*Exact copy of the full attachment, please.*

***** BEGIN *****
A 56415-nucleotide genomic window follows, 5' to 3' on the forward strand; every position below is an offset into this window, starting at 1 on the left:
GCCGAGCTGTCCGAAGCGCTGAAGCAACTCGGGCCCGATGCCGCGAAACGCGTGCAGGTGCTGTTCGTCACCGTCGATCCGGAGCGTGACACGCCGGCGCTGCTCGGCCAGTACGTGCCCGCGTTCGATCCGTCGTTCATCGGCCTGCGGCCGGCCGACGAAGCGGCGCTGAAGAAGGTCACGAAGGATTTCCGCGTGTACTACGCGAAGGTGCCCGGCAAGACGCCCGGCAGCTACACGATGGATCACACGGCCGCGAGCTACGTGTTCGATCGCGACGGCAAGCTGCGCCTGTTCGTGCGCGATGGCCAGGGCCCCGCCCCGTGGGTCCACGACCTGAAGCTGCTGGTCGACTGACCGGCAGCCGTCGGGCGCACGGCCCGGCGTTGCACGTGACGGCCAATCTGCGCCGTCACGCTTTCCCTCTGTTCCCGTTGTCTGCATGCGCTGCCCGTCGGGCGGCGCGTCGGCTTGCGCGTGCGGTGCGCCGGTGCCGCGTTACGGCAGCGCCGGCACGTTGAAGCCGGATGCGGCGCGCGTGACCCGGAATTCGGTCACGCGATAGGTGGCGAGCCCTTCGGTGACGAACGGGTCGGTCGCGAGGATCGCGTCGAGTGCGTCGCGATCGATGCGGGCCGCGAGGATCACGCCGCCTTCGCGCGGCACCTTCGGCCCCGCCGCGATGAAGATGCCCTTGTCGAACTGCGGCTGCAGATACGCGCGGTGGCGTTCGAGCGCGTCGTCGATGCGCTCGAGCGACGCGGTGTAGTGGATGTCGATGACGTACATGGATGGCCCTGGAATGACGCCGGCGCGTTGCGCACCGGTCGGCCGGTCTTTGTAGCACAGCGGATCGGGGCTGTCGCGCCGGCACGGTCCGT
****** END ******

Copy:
A 56415-nucleotide genomic window follows, 5' to 3' on the forward strand; every position below is an offset into this window, starting at 1 on the left:
GCCGAGCTGTCCGAAGCGCTGAAGCAACTCGGGCCCGATGCCGCGAAACGCGTGCAGGTGCTGTTCGTCACCGTCGATCCGGAGCGTGACACGCCGGCGCTGCTCGGCCAGTACGTGCCCGCGTTCGATCCGTCGTTCATCGGCCTGCGGCCGGCCGACGAAGCGGCGCTGAAGAAGGTCACGAAGGATTTCCGCGTGTACTACGCGAAGGTGCCCGGCAAGACGCCCGGCAGCTACACGATGGATCACACGGCCGCGAGCTACGTGTTCGATCGCGACGGCAAGCTGCGCCTGTTCGTGCGCGATGGCCAGGGCCCCGCCCCGTGGGTCCACGACCTGAAGCTGCTGGTCGACTGACCGGCAGCCGTCGGGCGCACGGCCCGGCGTTGCACGTGACGGCCAATCTGCGCCGTCACGCTTTCCCTCTGTTCCCGTTGTCTGCATGCGCTGCCCGTCGGGCGGCGCGTCGGCTTGCGCGTGCGGTGCGCCGGTGCCGCGTTACGGCAGCGCCGGCACGTTGAAGCCGGATGCGGCGCGCGTGACCCGGAATTCGGTCACGCGATAGGTGGCGAGCCCTTCGGTGACGAACGGGTCGGTCGCGAGGATCGCGTCGAGTGCGTCGCGATCGATGCGGGCCGCGAGGATCACGCCGCCTTCGCGCGGCACCTTCGGCCCCGCCGCGATGAAGATGCCCTTGTCGAACTGCGGCTGCAGATACGCGCGGTGGCGTTCGAGCGCGTCGTCGATGCGCTCGAGCGACGCGGTGTAGTGGATGTCGATGACGTACATGGATGGCCCTGGAATGACGCCGGCGCGTTGCGCACCGGTCGGCCGGTCTTTGTAGCACAGCGGATCGGGGCTGTCGCGCCGGCACGGTCCGT